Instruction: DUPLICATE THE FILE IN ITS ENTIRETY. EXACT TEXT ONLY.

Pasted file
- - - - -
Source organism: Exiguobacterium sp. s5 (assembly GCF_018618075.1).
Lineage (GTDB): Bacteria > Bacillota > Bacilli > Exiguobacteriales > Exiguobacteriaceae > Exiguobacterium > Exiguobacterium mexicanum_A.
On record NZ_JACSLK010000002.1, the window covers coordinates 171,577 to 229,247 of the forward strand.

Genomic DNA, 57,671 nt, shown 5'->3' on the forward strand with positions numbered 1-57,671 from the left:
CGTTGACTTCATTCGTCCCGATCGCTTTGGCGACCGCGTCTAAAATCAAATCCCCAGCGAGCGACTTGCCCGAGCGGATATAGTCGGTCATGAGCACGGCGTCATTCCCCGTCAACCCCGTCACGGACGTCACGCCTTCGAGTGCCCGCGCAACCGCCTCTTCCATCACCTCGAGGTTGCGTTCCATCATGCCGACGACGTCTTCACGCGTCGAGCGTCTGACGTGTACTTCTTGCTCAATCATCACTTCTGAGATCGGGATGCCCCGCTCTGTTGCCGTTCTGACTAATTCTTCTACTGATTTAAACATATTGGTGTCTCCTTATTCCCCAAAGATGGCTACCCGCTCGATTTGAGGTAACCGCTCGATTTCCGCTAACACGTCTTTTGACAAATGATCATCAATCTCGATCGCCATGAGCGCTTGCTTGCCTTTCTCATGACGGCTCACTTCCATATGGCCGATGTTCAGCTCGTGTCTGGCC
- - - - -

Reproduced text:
Source organism: Exiguobacterium sp. s5 (assembly GCF_018618075.1).
Lineage (GTDB): Bacteria > Bacillota > Bacilli > Exiguobacteriales > Exiguobacteriaceae > Exiguobacterium > Exiguobacterium mexicanum_A.
On record NZ_JACSLK010000002.1, the window covers coordinates 171,577 to 229,247 of the forward strand.

Genomic DNA, 57,671 nt, shown 5'->3' on the forward strand with positions numbered 1-57,671 from the left:
CGTTGACTTCATTCGTCCCGATCGCTTTGGCGACCGCGTCTAAAATCAAATCCCCAGCGAGCGACTTGCCCGAGCGGATATAGTCGGTCATGAGCACGGCGTCATTCCCCGTCAACCCCGTCACGGACGTCACGCCTTCGAGTGCCCGCGCAACCGCCTCTTCCATCACCTCGAGGTTGCGTTCCATCATGCCGACGACGTCTTCACGCGTCGAGCGTCTGACGTGTACTTCTTGCTCAATCATCACTTCTGAGATCGGGATGCCCCGCTCTGTTGCCGTTCTGACTAATTCTTCTACTGATTTAAACATATTGGTGTCTCCTTATTCCCCAAAGATGGCTACCCGCTCGATTTGAGGTAACCGCTCGATTTCCGCTAACACGTCTTTTGACAAATGATCATCAATCTCGATCGCCATGAGCGCTTGCTTGCCTTTCTCATGACGGCTCACTTCCATATGGCCGATGTTCAGCTCGTGTCTGGCC